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How to Raise Kids to Have a Healthy Relationship with Food

Are you wondering how to raise kids to have a healthy relationship with food while repairing your own? Learn from parenting expert Oona Hanson as she shares insights on breaking the cycle of diet culture, fostering body positivity, and supporting your child’s intuitive eating journey. 

kids eating fruit out of a box

How do you help parents avoid projecting their issues with food onto their children?

Many parents want to break the cycle they experienced growing up. It’s crucial to approach this with self-compassion. 

We were raised in diet culture, and those messages are deeply ingrained. 

During high-stress times, it’s easy to default to familiar phrases and behaviors. 

Acknowledging this and striving for progress rather than perfection is key. Open communication and empathy are essential. 

Discussing body changes and normalizing these conversations can create a supportive environment for your children.

Teens and parents can both experience hormonal changes at the same time. How can this be a perfect opportunity for connection?

It’s a unique time when both parents and teens might be going through hormonal changes together (hello, perimenopause). Instead of seeing it as a challenge, it can be a perfect opportunity for connection. 

Normalizing body changes, like needing new clothes or dealing with acne, can open up important conversations. 

For example, you might say, “It’s time to go through our clothes for the new season. I’ve got some pants that don’t fit anymore. How about you?” 

This normalizes body changes and can lead to deeper discussions about how all bodies keep changing. 

By addressing these topics openly, we can create a supportive environment where teens feel comfortable discussing their own changes.

How will the AAP guidelines impact efforts to help kids foster a healthy relationship with food and body image?

The American Academy of Pediatrics (AAP) now recommends, along with therapy, that doctors offer weight loss drugs to adolescents with a high BMI starting at age 12 and evaluate those 13 and older with a high BMI for bariatric surgery.

It’s a challenging time. The AAP guidelines have made pediatrician’s offices even less safe for kids in larger bodies.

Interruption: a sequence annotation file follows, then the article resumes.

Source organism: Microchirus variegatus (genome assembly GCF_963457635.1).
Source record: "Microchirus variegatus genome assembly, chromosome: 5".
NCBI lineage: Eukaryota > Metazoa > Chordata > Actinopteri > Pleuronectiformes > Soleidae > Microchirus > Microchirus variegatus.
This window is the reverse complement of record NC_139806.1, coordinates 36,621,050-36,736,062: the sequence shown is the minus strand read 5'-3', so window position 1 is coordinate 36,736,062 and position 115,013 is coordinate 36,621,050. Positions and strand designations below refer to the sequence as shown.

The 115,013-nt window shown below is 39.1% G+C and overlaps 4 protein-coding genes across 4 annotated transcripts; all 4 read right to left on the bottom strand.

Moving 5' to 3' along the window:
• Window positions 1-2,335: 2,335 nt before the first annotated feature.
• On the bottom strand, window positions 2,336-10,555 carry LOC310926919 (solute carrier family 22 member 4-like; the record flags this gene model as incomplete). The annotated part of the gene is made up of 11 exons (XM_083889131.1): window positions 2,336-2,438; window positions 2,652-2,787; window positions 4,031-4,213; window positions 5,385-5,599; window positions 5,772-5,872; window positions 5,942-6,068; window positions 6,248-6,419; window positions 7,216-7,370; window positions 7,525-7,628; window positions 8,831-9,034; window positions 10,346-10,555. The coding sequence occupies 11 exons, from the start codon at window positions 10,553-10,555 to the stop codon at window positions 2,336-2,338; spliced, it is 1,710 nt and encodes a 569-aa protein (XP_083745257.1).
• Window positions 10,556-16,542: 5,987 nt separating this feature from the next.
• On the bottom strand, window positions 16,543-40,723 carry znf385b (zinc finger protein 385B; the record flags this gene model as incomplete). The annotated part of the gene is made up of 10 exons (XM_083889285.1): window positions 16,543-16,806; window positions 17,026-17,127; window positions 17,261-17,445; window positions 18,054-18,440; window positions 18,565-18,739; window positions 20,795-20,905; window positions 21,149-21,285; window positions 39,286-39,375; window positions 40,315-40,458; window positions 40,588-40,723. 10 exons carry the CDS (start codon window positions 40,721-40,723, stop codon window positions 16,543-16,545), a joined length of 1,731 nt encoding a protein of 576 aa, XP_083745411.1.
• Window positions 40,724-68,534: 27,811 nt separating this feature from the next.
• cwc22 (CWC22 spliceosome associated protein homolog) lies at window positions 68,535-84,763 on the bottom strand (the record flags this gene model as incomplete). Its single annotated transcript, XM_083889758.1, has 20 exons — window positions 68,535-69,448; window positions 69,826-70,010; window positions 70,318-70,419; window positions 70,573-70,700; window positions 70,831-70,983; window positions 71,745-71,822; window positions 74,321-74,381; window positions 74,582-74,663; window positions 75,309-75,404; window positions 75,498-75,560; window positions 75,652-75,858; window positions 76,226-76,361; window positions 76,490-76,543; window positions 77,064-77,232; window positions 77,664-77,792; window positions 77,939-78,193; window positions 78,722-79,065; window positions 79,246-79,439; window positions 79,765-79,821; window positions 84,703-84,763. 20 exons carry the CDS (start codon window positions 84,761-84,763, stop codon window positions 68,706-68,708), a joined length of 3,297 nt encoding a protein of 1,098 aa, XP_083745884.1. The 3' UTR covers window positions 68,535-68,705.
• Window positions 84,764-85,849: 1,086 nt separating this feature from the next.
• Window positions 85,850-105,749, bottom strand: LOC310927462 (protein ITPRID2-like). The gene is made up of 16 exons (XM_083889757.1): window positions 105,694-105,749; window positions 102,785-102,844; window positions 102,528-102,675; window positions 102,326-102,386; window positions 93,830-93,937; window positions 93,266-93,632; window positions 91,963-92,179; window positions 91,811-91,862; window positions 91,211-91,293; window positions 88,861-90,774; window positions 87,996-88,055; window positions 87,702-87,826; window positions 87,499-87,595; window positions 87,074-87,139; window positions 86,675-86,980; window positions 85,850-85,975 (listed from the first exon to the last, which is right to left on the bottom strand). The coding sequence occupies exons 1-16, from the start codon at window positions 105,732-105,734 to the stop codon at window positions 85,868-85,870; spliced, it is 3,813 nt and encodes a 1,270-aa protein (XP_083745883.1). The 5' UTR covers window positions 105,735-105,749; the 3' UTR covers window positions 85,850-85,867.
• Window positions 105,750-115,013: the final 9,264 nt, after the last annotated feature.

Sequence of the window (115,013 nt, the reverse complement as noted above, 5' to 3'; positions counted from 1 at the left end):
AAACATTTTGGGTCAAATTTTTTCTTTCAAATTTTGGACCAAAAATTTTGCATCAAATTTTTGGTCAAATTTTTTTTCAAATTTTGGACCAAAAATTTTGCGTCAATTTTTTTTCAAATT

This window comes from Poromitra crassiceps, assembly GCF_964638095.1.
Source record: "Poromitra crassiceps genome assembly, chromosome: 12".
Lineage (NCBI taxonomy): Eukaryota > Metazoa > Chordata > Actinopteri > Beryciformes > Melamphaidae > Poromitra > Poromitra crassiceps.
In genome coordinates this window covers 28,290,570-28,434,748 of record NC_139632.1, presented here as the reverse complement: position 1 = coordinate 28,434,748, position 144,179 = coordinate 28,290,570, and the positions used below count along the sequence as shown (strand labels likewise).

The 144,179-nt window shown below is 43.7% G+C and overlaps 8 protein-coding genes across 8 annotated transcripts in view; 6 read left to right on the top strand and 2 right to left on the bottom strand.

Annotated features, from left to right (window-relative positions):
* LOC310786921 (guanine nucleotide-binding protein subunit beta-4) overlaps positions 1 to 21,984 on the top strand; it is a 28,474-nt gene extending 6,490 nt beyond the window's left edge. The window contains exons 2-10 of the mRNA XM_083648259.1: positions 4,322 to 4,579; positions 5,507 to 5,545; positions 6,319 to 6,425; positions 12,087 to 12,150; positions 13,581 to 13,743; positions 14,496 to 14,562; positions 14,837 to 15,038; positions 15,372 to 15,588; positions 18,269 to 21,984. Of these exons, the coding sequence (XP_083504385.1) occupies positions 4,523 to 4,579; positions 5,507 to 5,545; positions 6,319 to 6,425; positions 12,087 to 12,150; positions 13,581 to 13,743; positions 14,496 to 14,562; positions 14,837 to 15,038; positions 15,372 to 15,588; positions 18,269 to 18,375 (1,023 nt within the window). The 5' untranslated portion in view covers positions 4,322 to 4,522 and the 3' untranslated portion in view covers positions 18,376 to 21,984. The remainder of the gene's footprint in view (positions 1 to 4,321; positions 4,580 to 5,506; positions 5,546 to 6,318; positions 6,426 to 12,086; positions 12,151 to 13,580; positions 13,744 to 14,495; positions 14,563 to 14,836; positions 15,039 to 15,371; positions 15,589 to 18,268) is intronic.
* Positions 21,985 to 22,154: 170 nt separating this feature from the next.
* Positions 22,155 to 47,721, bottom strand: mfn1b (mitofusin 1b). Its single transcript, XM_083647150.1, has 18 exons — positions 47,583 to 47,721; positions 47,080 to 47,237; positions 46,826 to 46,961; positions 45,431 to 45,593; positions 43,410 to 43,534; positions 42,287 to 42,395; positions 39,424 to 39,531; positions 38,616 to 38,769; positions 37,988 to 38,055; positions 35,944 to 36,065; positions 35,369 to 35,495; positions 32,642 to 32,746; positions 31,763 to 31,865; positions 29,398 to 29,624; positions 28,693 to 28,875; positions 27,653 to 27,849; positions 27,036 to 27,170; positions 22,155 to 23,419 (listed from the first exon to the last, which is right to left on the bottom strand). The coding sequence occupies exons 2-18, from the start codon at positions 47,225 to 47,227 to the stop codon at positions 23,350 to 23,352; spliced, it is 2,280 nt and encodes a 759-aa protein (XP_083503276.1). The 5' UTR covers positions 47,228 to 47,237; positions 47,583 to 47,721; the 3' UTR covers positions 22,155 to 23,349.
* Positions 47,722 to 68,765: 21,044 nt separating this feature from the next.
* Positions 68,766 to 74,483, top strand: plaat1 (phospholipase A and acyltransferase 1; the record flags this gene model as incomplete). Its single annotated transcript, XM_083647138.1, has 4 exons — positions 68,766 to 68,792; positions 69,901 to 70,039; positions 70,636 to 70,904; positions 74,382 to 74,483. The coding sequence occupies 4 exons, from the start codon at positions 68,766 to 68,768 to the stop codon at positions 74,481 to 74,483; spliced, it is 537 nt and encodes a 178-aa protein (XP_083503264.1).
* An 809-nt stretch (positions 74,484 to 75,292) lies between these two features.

We need to approach this with a mix of education and advocacy. 

Parents need to know that even within these guidelines, doctors need to ask permission to discuss weight.

Advocating for your child might involve setting clear boundaries with medical providers and educating them on the risks associated with discussing weight and body size.

What are some strategies for parents to set boundaries with medical providers?

Pre-written letters or scripts can be very effective. 

There are great resources available that provide templates for communicating with healthcare providers. 

Another key aspect is self-care. 

Parents should find what helps them feel empowered and prepared to advocate for their children. This could be a supportive community, specific strategies for managing stress, or even wearing an outfit that boosts their confidence.

Also be sure to do some good decompression and self-care after these appointments and find community support. 


How can we encourage adolescents to eat a variety of foods without creating a sense of restriction or fear?

It’s about balance and offering a variety of foods. 

Kids’ energy needs are high, and carbohydrates are a body’s energy source. 

Avoiding restrictive behaviors and instead focusing on providing diverse options helps them learn to trust their bodies. 

Engaging teens in meal planning can also empower them to make balanced choices. The goal is to foster a positive relationship with food and ensure they feel safe and supported.

teen getting into the refrigerator

What signs of disordered eating should we look out for in kids, and how can we address them?

It’s essential to maintain open communication and seek professional help if needed. 

Look for changes in eating habits, body image concerns, or signs of distress around food. 

Resources from dietitians and organizations focused on eating disorders can provide valuable guidance. 

Remember, it’s never too late to repair and rebuild a positive food environment for your child.

Learn even more from Oona during episode 214 of the Plus Mommy Podcast on how to raise kids to have a healthy relationship with food. 

Recording & Show Notes: Plus Mommy Podcast Episode 214

Transcript happily provided upon request.

Resources Mentioned On The Show

Oona Hanson, an educator, writer, and parenting coach with over 25 years of experience. Oona helps parents raise kids with a healthy relationship with food and their body, supporting families through eating disorder treatment and prevention. Her work has been featured on CNN, USA Today, and Good Morning America. She lives in Los Angeles and is the mother of two.